Feleipe Franks grew from bumpy path to success

As Feleipe Franks enters his fourth spring as a Florida Gator, it’s safe to say he’s come a long way.

Rewind to the 4-7 season of 2017—a season Franks got benched multiple times and was probably thrown into the fire much too early as a redshirt freshman. Now, he’s coming off a 10-3 season and has a firm grip on the starting job for 2019.

Franks was far from perfect in his 2018 campaign, but he clearly benefitted from the coaching and system of Dan Mullen. Rather than regressing, as so many Florida quarterbacks had over the last decade, he blossomed late in the year as he led the Gators to beat-down wins over rival FSU 41-14 and Michigan 41-15 in the Peach Bowl.

When he reflects on the road it took to get here, he knows he’s a much different player and person than the Franks of years’ past.

“It’s been unique,” he said. “It hasn’t been like a lot of people, like it’s hasn’t been straight success. Mine has been kind of bumpy, but ultimately that’s what makes me who I am. It humbled me. Coming out of high school, a big recruit and then coming here and not doing too good when I first got here to now, it just humbled me, matured me at a young age. It continues to mature me and helps me become a better player.”

While it is Franks’ job to lose, a lot can happen before fall rolls around. The competition might not be quite as intense as it was at this time last year, but there are still three other guys waiting for any opportunity to take his place.

Fellow redshirt junior Kyle Trask, redshirt freshman Emory Jones and freshman Jalon Jones could all be viable options if Florida needs them. There is enough of a competition to keep Franks pushing hard and to fill the hole in case of injury.

It is refreshing to have so much depth at a position that’s plagued the program for what seems like an eternity.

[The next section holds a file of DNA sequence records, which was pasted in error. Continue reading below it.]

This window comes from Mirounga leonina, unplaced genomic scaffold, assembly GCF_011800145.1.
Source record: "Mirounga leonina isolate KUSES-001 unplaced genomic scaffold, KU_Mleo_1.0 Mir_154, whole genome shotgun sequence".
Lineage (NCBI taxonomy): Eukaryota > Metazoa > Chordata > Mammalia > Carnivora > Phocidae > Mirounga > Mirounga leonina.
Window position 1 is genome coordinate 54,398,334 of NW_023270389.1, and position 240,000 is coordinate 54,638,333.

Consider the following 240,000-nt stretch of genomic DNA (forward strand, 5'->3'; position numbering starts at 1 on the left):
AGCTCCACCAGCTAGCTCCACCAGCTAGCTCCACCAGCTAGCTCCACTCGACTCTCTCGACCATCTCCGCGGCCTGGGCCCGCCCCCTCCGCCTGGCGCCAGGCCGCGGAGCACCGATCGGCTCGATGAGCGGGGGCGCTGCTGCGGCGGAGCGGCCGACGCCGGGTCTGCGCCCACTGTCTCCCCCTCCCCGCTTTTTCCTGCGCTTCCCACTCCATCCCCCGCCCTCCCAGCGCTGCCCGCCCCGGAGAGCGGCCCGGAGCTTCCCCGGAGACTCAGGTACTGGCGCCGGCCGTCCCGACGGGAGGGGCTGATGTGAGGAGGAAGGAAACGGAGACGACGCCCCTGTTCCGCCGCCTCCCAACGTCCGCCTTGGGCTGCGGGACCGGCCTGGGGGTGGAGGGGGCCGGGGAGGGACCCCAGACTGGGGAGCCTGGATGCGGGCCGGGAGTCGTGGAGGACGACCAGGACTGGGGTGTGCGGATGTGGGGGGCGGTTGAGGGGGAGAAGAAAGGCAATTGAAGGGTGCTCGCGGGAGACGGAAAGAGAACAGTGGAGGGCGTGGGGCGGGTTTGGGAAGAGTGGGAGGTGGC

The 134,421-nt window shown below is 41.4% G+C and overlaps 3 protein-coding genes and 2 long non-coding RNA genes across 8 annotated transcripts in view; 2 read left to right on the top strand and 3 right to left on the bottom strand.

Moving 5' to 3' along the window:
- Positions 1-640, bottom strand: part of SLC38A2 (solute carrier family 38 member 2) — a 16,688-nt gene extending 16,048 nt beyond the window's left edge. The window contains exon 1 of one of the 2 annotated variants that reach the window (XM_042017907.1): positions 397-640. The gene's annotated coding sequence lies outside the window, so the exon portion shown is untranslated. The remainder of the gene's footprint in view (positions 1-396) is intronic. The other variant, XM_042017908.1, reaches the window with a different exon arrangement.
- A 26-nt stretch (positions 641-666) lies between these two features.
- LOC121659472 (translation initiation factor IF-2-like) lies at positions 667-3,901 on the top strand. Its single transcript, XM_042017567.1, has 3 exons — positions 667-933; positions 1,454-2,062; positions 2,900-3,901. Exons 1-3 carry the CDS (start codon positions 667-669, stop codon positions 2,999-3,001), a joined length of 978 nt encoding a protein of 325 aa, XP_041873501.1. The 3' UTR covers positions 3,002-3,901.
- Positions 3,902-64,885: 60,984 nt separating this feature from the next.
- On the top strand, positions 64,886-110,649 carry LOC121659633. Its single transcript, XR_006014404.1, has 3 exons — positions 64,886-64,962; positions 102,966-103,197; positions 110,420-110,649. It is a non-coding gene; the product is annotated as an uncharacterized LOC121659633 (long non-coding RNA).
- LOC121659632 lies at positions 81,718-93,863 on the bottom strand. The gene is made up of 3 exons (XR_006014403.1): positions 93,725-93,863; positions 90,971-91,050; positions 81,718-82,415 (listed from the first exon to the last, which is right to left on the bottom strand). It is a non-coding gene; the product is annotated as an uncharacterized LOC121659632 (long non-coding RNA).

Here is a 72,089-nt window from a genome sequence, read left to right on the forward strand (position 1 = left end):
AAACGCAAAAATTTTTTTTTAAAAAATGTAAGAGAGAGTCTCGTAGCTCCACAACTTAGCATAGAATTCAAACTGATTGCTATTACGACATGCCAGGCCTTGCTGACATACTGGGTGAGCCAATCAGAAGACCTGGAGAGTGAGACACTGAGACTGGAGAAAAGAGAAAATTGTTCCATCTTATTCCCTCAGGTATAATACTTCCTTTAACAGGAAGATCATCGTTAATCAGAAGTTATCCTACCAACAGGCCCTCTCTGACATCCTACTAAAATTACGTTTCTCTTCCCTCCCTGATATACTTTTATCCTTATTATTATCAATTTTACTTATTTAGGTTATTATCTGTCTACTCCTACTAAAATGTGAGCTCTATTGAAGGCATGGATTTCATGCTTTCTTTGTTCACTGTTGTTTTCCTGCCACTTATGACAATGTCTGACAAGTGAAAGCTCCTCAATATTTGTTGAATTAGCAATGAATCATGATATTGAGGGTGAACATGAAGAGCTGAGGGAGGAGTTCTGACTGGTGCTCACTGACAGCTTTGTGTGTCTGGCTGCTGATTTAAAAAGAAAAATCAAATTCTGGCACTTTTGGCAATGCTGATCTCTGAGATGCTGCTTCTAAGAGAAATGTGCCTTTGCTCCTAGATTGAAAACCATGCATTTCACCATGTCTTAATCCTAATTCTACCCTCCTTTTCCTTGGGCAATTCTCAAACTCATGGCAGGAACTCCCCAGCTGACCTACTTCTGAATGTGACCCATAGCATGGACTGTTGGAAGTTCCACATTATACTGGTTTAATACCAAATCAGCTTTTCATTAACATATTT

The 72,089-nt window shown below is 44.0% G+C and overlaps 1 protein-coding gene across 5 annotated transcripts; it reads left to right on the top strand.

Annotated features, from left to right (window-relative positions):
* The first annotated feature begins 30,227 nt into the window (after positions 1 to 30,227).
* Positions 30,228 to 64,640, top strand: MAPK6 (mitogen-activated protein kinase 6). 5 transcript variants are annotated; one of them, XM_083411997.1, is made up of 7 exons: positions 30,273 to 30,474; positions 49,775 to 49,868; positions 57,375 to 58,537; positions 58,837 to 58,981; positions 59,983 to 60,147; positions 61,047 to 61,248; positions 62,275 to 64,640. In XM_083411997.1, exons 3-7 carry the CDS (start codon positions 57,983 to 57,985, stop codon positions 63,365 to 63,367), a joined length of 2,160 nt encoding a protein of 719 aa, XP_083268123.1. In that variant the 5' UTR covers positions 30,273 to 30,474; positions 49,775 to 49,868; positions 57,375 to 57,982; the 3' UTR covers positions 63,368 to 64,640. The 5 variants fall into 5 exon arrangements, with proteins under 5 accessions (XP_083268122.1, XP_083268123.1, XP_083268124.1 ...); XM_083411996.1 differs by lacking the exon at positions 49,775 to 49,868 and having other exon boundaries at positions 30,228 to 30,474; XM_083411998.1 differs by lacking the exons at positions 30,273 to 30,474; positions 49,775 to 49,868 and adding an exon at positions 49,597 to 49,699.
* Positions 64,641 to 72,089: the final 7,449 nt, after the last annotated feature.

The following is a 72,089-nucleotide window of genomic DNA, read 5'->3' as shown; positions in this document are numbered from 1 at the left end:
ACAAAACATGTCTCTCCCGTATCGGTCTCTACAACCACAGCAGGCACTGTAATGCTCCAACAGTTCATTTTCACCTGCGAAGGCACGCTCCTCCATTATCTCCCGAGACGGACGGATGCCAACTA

“I like to compete,” Franks said. “Like I said, the mindset hasn’t changed for me and for any of these guys. We come out here and we compete. Everybody knows that you come here to earn a spot and nothing is given to you. Like [Mullen] said, if you don’t want it that way, you’re not a competitor. That’s the funnest part about football. You want to compete each and every day against the best of the best. That’s why you come to Florida.”

Barring unforeseen circumstances, the Gators have their quarterback, and he’s not limiting expectations for the upcoming season.

He nearly doubled his passing yards (from 1,438 to 2,457) and tripled his touchdowns (9 to 24) last season, all while throwing fewer interceptions. As he and the rest of Florida’s players enter the second year in the offense, there is potential to do even more damage.

Franks is more comfortable as a passer, as a runner and as a leader than he’s ever been before. He’s even started putting a little touch on the ball in the early going of spring practice. Gasp.

With a talented group of running backs at his side and experienced receivers catching his passes, Franks is confident in where he can lead this team.

The goal is simple: “I want a championship. I want a ring.”

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Bailiegh Williams
Growing up the daughter of a baseball coach in a household that revolved around Gators sports, Bailiegh’s future working in sports was her destiny. She played four years of varsity softball at Suwannee High School and one year on softball scholarship at Gulf Coast State College. In her first year she discovered a love for journalism so she packed her bags and moved to Gainesville to finish her A.A. and begin interning for Gator Country. She is now on track to graduate from the University of Florida in 2019. In her free time, Bailiegh enjoys binge watching her favorite TV shows and spending time with her family and her two fur babies.